Is Ukraine alone against Russia in the renewed pipeline wars?

By Steve LeVine

Most places ignore the inauguration of new energy pipelines, but most places are not Russia, where the control of the flow of hydrocarbons means raw power. Yesterday, Russian Prime Minister Vladimir Putin inaugurated Nord Stream, a huge gas pipeline linking his country to Germany. It ought to have been an ordinary event, but this 760-mile, $12.5 billion line is steeped in politics -- from Putin's explicitly stated perspective, Nord Stream at last allows Russia to bypass pesky former Soviet Bloc countries such as Poland, Lithuania and Ukraine that resist Moscow's will.

We thus enter an elevated stage in the pipeline wars, a long-running and turbulent tournament of shadows under way on European soil. But there are signs that time has passed by this strategy for fortifying Russia's place in Europe.

Gas sales make up some 20 percent of Russia's state budget, and most of its customers are in Europe, which receives its gas by way of Ukraine. But Russia and Ukraine have almost annual rows over the gas, which as a result has been shut off to Europe at least three times in the dead of winter.  No one knows what's truly the issue -- as we've discussed, where else on Earth does the leader of a country get involved in a spat over a utility bill? --- but Putin has meant to settle the problem once and for all by building new pipelines.

Next year, Putin plans to double the size of Nord Stream to 55 billion cubic meters a year. In Putin's view, this is not about Russian power, but eradicating the arbitrary, unfair and tyrannical behavior of the states through which Russia's life-giving gas flows. "We are slowly and surely turning away from the dictate of transit states," Putin said, quoted by the Moscow Times.

From Ukraine's side, it wants to buy its gas cheaper, and less of it, since European prices have dropped significantly since its contract with Russia's Gazprom was signed. But Russia is insisting on shipping the same volume, at the same price -- unless of course, Ukraine is willing to give up something in return, just a symbolic and friendly trinket.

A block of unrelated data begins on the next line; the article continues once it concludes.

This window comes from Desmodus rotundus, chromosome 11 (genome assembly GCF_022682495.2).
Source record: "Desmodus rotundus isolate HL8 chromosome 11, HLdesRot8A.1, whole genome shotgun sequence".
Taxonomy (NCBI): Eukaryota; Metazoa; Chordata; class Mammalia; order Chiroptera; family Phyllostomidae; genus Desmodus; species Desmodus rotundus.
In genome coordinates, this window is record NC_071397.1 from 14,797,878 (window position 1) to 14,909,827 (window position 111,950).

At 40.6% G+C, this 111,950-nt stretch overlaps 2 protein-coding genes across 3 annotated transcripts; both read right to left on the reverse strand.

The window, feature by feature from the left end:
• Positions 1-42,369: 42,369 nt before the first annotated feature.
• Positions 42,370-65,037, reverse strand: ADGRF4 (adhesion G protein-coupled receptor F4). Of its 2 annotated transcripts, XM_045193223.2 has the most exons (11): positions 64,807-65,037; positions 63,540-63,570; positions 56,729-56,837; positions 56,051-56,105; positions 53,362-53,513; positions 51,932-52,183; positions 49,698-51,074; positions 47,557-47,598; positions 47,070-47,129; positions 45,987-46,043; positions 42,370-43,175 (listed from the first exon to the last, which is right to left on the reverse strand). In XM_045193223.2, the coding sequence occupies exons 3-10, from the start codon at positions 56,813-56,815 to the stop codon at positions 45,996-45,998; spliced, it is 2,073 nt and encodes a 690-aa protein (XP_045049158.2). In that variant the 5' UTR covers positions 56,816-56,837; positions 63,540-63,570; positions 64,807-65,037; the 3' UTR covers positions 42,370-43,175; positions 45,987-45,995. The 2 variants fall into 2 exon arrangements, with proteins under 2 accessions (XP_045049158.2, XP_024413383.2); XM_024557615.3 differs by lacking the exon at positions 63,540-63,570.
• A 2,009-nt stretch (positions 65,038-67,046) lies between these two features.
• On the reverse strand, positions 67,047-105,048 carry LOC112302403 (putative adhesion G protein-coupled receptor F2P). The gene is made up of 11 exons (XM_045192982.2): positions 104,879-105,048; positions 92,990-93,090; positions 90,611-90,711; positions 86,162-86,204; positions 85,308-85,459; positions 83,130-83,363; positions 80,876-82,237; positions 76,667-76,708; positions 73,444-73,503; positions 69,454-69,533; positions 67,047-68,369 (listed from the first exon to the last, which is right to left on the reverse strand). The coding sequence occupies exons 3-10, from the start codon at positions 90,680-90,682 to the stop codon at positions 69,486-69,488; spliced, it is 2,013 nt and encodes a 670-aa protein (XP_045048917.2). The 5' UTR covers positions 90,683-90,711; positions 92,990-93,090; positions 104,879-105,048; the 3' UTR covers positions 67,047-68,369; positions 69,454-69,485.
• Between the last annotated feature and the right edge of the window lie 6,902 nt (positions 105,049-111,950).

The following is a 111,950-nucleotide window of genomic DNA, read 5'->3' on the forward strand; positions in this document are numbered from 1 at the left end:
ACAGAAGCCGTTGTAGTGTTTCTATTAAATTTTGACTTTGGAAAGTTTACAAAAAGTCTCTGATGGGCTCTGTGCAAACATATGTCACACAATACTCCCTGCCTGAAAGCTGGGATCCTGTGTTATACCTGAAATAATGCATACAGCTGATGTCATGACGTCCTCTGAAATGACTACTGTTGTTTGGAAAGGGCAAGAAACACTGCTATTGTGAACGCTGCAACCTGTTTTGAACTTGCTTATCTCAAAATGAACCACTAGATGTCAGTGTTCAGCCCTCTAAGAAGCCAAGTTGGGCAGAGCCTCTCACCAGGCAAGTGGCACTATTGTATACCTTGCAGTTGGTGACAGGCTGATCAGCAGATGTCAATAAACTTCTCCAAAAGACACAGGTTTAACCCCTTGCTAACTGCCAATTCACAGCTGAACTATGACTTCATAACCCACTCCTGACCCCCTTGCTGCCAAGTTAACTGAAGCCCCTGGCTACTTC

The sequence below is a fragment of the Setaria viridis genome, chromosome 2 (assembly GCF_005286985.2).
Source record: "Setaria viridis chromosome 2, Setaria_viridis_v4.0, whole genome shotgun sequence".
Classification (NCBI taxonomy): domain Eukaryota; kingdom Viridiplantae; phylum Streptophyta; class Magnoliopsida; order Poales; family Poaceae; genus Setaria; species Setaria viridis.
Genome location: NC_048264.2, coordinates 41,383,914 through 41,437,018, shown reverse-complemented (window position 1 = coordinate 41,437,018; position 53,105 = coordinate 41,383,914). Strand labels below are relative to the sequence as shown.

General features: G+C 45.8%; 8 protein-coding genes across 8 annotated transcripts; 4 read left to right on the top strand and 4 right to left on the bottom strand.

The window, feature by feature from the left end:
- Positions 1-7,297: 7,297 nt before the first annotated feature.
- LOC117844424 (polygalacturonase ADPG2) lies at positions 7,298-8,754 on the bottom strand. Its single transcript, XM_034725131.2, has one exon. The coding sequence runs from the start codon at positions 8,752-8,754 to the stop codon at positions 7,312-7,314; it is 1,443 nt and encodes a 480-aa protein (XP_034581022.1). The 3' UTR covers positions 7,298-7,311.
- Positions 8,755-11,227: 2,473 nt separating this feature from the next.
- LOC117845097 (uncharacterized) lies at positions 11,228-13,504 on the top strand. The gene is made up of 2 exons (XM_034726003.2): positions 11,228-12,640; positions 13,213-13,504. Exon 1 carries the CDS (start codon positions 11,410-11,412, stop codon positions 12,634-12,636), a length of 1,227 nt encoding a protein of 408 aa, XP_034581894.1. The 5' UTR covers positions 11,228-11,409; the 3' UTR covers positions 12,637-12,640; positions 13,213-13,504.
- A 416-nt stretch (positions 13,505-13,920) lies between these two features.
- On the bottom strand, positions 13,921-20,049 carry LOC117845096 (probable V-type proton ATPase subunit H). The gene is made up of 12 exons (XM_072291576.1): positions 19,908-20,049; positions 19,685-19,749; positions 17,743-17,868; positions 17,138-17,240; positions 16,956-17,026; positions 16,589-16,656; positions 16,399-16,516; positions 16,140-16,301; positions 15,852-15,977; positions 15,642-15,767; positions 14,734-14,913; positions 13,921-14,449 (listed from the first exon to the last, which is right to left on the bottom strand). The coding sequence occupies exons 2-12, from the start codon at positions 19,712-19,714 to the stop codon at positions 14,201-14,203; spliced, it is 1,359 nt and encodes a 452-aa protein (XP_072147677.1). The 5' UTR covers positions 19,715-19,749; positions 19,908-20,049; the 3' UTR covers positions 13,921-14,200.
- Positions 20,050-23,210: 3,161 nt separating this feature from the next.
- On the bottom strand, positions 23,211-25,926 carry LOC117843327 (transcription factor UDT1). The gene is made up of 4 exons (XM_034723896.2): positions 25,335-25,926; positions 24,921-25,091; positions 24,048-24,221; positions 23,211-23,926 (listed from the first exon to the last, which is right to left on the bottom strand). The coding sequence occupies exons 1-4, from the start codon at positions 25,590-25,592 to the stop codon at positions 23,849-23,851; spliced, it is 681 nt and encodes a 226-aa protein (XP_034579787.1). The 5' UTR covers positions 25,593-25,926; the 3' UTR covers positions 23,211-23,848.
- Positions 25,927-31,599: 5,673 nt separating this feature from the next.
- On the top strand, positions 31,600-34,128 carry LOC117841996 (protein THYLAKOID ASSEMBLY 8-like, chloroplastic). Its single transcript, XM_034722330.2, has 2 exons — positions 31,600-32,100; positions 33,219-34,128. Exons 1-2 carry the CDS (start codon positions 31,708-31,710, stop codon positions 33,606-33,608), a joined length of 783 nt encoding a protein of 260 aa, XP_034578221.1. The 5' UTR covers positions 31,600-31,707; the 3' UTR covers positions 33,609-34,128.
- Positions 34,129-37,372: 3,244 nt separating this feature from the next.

That trinket is half of Naftogaz, the Ukrainian natural gas company. Ukraine is already losing some $500 million a year in tariffs from the first stage of Nord Stream, but so far it has refused to shift positions, Agence France Press reports.

Matthew Hulbert, an analyst at the Netherlands Institute for International Relations, sees Central and Eastern European states as the losers. Nord Stream's opening coincides with a certain rise in Europe's natural gas hunger because of Germany's decision to switch off nuclear power reactors and France's resolve to forgo the pursuit of shale gas, Hulbert writes at the Moscow Times. In an email exchange, Hulbert told me that, as a result, he sees a European shift away from gas:

I can only see this ending in tears. ... My strong hunch is that the [Central European and Eastern European] states will leapfrog any shale pretentions and crack on full steam ahead with coal.

Given what he sees as Ukraine's recalcitrance, Putin is threatening another Nord Stream expansion -- a third line -- and a further reduction of Ukraine's gas tariffs. That could work -- Ukraine could be intimidated into buckling under in the face of the loss of hundreds of millions more a year in tariffs. But that's only if Ukraine remains alone in the fight.

This time, that appears not to be the case, as Roman Olearchyk and Neil Buckley write at the Financial Times. At least four European countries aren't sticking by the old ways. In their story at the FT, they write:

Greece's DEPA gas corporation said this week it had won cheaper gas supplies from Gazprom after renegotiating a long-term supply deal. Germany's E.on Ruhrgas said in August it was pursuing arbitration with Gazprom, seeking to end the link between oil prices and its gas supply contracts. Meanwhile, Germany's RWE, Italy's Eni and GDF Suez are all attempting to bring gas supplies from both Russia and Norway more in line with spot prices.

Russia is only selectively insistent on contract sanctity. Last week, ExxonMobil celebrated its entry into Russia's Arctic, but consider the company's previous signature deal in the country -- its state-of-the-art Sakhalin-I project just off Russia's east coast, north of Japan. There, Exxon remains mired in a death-grip with Gazprom.

Exxon finished the project on time, but since then Gazprom has reneged on the American company's contractual right to sell the natural gas to whomever it wishes, which in this case is China. Gazprom is insisting that it holds the rights to the gas, which it wants to sell cheaply at home. If this reading of the contract holds, and Russian gas continue to sell below world prices, it would hollow out the economics upon which Exxon developed Sakhalin-I.

Frank Verrastro of the Center for Security and International Studies in Washington suggests that the only way for Europe to win its fight for lower Russian gas prices is to provide itself alternatives that make Moscow understand that it has to compromise. In an email exchange, he said that means developing its shale gas, building better pipeline connections around the continent to share supplies, and improving efficiency. None of that will come fast, but the outcome would be to blunt Russia's pipeline strategy.
The Foreign Policy